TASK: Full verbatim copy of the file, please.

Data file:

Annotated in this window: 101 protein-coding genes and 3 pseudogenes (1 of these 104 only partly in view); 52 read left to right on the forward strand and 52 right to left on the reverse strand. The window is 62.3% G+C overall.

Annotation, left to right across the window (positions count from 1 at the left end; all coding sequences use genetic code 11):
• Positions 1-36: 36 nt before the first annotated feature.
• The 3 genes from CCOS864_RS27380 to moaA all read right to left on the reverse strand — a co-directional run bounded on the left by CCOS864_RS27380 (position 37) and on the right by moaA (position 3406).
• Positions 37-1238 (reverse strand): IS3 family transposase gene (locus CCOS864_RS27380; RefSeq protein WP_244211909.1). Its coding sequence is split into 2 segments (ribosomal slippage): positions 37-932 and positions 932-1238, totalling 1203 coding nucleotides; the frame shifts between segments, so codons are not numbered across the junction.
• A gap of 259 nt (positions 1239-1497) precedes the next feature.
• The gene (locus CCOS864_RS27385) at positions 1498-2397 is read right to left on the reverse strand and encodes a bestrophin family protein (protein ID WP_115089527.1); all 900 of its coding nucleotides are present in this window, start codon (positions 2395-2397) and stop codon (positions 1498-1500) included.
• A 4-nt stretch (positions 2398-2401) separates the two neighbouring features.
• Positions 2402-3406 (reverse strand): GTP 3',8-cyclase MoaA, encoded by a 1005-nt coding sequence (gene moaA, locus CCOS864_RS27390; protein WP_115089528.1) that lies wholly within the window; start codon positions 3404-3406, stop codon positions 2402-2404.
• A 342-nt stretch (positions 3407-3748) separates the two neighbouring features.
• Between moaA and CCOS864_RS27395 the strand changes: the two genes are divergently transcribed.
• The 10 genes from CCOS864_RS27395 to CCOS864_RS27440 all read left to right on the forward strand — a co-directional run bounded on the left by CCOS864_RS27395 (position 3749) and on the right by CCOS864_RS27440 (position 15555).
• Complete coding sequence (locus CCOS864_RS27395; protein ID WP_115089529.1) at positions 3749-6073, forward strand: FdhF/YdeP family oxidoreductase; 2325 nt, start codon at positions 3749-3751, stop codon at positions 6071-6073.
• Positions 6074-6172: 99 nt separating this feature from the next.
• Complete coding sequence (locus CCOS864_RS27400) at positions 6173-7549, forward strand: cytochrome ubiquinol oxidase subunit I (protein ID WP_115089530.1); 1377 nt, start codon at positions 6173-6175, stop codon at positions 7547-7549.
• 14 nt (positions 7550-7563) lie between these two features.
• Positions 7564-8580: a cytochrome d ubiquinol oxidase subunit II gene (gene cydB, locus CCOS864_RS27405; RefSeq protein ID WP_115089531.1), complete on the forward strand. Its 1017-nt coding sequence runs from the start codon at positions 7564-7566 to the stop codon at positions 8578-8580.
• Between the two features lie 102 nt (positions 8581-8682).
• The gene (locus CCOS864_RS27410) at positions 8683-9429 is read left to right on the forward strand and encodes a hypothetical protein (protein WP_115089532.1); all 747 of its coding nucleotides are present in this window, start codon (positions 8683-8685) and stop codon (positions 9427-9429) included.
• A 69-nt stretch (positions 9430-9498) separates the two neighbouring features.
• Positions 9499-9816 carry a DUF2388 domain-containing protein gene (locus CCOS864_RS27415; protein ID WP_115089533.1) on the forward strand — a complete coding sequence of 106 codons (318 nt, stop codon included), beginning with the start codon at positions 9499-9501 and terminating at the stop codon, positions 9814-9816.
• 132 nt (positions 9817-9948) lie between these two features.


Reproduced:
Annotated in this window: 101 protein-coding genes and 3 pseudogenes (1 of these 104 only partly in view); 52 read left to right on the forward strand and 52 right to left on the reverse strand. The window is 62.3% G+C overall.

Annotation, left to right across the window (positions count from 1 at the left end; all coding sequences use genetic code 11):
• Positions 1-36: 36 nt before the first annotated feature.
• The 3 genes from CCOS864_RS27380 to moaA all read right to left on the reverse strand — a co-directional run bounded on the left by CCOS864_RS27380 (position 37) and on the right by moaA (position 3406).
• Positions 37-1238 (reverse strand): IS3 family transposase gene (locus CCOS864_RS27380; RefSeq protein WP_244211909.1). Its coding sequence is split into 2 segments (ribosomal slippage): positions 37-932 and positions 932-1238, totalling 1203 coding nucleotides; the frame shifts between segments, so codons are not numbered across the junction.
• A gap of 259 nt (positions 1239-1497) precedes the next feature.
• The gene (locus CCOS864_RS27385) at positions 1498-2397 is read right to left on the reverse strand and encodes a bestrophin family protein (protein ID WP_115089527.1); all 900 of its coding nucleotides are present in this window, start codon (positions 2395-2397) and stop codon (positions 1498-1500) included.
• A 4-nt stretch (positions 2398-2401) separates the two neighbouring features.
• Positions 2402-3406 (reverse strand): GTP 3',8-cyclase MoaA, encoded by a 1005-nt coding sequence (gene moaA, locus CCOS864_RS27390; protein WP_115089528.1) that lies wholly within the window; start codon positions 3404-3406, stop codon positions 2402-2404.
• A 342-nt stretch (positions 3407-3748) separates the two neighbouring features.
• Between moaA and CCOS864_RS27395 the strand changes: the two genes are divergently transcribed.
• The 10 genes from CCOS864_RS27395 to CCOS864_RS27440 all read left to right on the forward strand — a co-directional run bounded on the left by CCOS864_RS27395 (position 3749) and on the right by CCOS864_RS27440 (position 15555).
• Complete coding sequence (locus CCOS864_RS27395; protein ID WP_115089529.1) at positions 3749-6073, forward strand: FdhF/YdeP family oxidoreductase; 2325 nt, start codon at positions 3749-3751, stop codon at positions 6071-6073.
• Positions 6074-6172: 99 nt separating this feature from the next.
• Complete coding sequence (locus CCOS864_RS27400) at positions 6173-7549, forward strand: cytochrome ubiquinol oxidase subunit I (protein ID WP_115089530.1); 1377 nt, start codon at positions 6173-6175, stop codon at positions 7547-7549.
• 14 nt (positions 7550-7563) lie between these two features.
• Positions 7564-8580: a cytochrome d ubiquinol oxidase subunit II gene (gene cydB, locus CCOS864_RS27405; RefSeq protein ID WP_115089531.1), complete on the forward strand. Its 1017-nt coding sequence runs from the start codon at positions 7564-7566 to the stop codon at positions 8578-8580.
• Between the two features lie 102 nt (positions 8581-8682).
• The gene (locus CCOS864_RS27410) at positions 8683-9429 is read left to right on the forward strand and encodes a hypothetical protein (protein WP_115089532.1); all 747 of its coding nucleotides are present in this window, start codon (positions 8683-8685) and stop codon (positions 9427-9429) included.
• A 69-nt stretch (positions 9430-9498) separates the two neighbouring features.
• Positions 9499-9816 carry a DUF2388 domain-containing protein gene (locus CCOS864_RS27415; protein ID WP_115089533.1) on the forward strand — a complete coding sequence of 106 codons (318 nt, stop codon included), beginning with the start codon at positions 9499-9501 and terminating at the stop codon, positions 9814-9816.
• 132 nt (positions 9817-9948) lie between these two features.